The Connecticut online gaming numbers continue to improve as 2022 rolls on.
For July, the online casino handle in the state was $706,705,388. That was a 4.6% over June, when online casinos combined for $675.5 million in amount wagered, and represented a rebound after May’s $774 million in handle.
The Mashantucket-Pequot Tribe’s online casino led the state with more than $439.4 million in handle for July, nearly $20 million more than was recorded for June casino revenue.
The other major player online in Connecticut is Mohegan Digital, which reported $265.65 million for July handle, an increase of more than $10 million in a month-over-month comparison with June.
The online casino total taxable gaming revenue in July in the state was $16,655,426, up 2.2% from June’s $16.3 million, according to numbers from the Connecticut State Department of Consumer Protection.
July’s state revenue share was about $3 million, a 2.1% increase over $2.94 million for the previous month.
July also brought a new option at DraftKings Casino in Connecticut. A deal between the Mashantucket-Pequot Tribe and the Bragg Gaming Group brought Spin Games online casino products from Bragg. Triple Jewels, Get Hot and Gypsy Riches are among the online slots from Bragg, which acquired Spin Games this year.
The best US online casinos are proof that popular online gaming options are a strong source of tax revenue for states.
The other five states that have legal iGaming are New Jersey, Delaware, Michigan, West Virginia and Pennsylvania.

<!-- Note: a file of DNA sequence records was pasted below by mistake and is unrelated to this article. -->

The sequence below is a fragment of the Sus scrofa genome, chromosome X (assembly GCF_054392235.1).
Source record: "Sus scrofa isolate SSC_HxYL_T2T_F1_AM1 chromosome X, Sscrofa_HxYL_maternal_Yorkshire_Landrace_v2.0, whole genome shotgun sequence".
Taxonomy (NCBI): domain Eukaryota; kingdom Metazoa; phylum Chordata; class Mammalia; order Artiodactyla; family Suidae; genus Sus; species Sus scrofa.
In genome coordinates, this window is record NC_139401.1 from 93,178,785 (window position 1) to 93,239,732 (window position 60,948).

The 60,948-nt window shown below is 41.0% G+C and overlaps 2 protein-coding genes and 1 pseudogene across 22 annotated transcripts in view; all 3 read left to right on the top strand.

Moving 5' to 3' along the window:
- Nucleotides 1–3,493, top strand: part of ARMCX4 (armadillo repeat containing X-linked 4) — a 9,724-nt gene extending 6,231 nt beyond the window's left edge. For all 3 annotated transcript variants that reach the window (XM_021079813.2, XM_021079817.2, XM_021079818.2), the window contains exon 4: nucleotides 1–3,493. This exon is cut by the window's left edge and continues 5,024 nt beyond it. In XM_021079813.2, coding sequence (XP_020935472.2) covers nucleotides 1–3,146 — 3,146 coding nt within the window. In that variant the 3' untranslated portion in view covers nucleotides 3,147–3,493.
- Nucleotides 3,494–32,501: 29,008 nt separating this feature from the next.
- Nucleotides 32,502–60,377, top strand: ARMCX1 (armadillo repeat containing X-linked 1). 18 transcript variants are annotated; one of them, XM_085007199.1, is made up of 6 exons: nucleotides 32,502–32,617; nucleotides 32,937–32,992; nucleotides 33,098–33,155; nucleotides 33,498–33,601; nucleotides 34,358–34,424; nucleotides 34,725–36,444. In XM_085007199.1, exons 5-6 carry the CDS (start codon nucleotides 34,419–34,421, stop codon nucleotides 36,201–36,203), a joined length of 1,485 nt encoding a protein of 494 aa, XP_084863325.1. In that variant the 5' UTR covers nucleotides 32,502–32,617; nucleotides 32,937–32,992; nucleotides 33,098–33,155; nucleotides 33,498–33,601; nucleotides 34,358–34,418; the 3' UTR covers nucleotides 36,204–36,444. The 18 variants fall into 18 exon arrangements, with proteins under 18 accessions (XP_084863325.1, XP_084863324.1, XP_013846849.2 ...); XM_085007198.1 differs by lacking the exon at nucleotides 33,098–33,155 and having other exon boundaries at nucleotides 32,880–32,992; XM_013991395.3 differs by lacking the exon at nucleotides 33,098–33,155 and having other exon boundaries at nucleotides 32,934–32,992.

Connecticut took the leap in late 2021, becoming the latest state with legal online gaming options such as online blackjack, roulette and poker.
Sports betting has been a far more easily embraced gambling option for state lawmakers and leaders, as more than 30 states have legalized the practice including Connecticut.
But many states are leaving money on the table by not offering wagering on both sports and iGaming.
According to a recent report from gaming company Light & Wonder (formerly known as Scientific Games) states that already have some form of sports betting could be making at least $5 billion in online gaming revenue combined if they all had iGaming.
Around the country in markets with legal, regulated sports betting, summer is a slow time of year. Connecticut’s numbers reflect that for July.
The sports betting handle in the Constitution State was $78,316,775 in July, down 17.5% from June ($94.9 million) and the lowest full month since the state launched in October 2021. The mobile sports betting handle was nearly $73 million in July, also a 17.5% drop from the $88.4 million in the previous month.
With no football, NBA or NHL, it’s no surprise that July numbers are among the lowest of the year for the nascent Connecticut sports betting market. The news simply mirrors what happens every summer in more mature sports wagering markets, from Nevada to New Jersey.
There was good news on the revenue front. Sports betting total taxable gaming revenue added up to $6,247,958 (with $5,761,681 coming from online operators) last month. That was 28.3% higher than June’s $4.87 million in revenue. The state share of revenue went up by the same percentage, from $669,453 in June to $859,094 in July.